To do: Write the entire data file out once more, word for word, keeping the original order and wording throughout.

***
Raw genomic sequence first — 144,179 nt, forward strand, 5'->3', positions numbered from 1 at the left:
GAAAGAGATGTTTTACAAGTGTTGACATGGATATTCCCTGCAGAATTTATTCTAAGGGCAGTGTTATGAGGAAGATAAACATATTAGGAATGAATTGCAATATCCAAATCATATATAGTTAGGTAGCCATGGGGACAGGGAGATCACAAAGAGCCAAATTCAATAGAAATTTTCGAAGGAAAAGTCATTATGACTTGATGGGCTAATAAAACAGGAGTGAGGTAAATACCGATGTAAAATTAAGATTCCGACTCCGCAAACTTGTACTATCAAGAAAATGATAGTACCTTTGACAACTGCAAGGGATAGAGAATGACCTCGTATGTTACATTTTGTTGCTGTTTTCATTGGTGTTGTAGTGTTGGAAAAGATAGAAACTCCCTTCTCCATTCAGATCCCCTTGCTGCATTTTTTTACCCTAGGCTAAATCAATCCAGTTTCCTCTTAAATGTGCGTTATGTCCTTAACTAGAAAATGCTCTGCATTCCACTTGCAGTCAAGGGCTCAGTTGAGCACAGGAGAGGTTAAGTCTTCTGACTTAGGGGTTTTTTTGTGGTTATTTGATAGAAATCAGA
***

Raw genomic sequence first — 144,179 nt, forward strand, 5'->3', positions numbered from 1 at the left:
GAAAGAGATGTTTTACAAGTGTTGACATGGATATTCCCTGCAGAATTTATTCTAAGGGCAGTGTTATGAGGAAGATAAACATATTAGGAATGAATTGCAATATCCAAATCATATATAGTTAGGTAGCCATGGGGACAGGGAGATCACAAAGAGCCAAATTCAATAGAAATTTTCGAAGGAAAAGTCATTATGACTTGATGGGCTAATAAAACAGGAGTGAGGTAAATACCGATGTAAAATTAAGATTCCGACTCCGCAAACTTGTACTATCAAGAAAATGATAGTACCTTTGACAACTGCAAGGGATAGAGAATGACCTCGTATGTTACATTTTGTTGCTGTTTTCATTGGTGTTGTAGTGTTGGAAAAGATAGAAACTCCCTTCTCCATTCAGATCCCCTTGCTGCATTTTTTTACCCTAGGCTAAATCAATCCAGTTTCCTCTTAAATGTGCGTTATGTCCTTAACTAGAAAATGCTCTGCATTCCACTTGCAGTCAAGGGCTCAGTTGAGCACAGGAGAGGTTAAGTCTTCTGACTTAGGGGTTTTTTTGTGGTTATTTGATAGAAATCAGA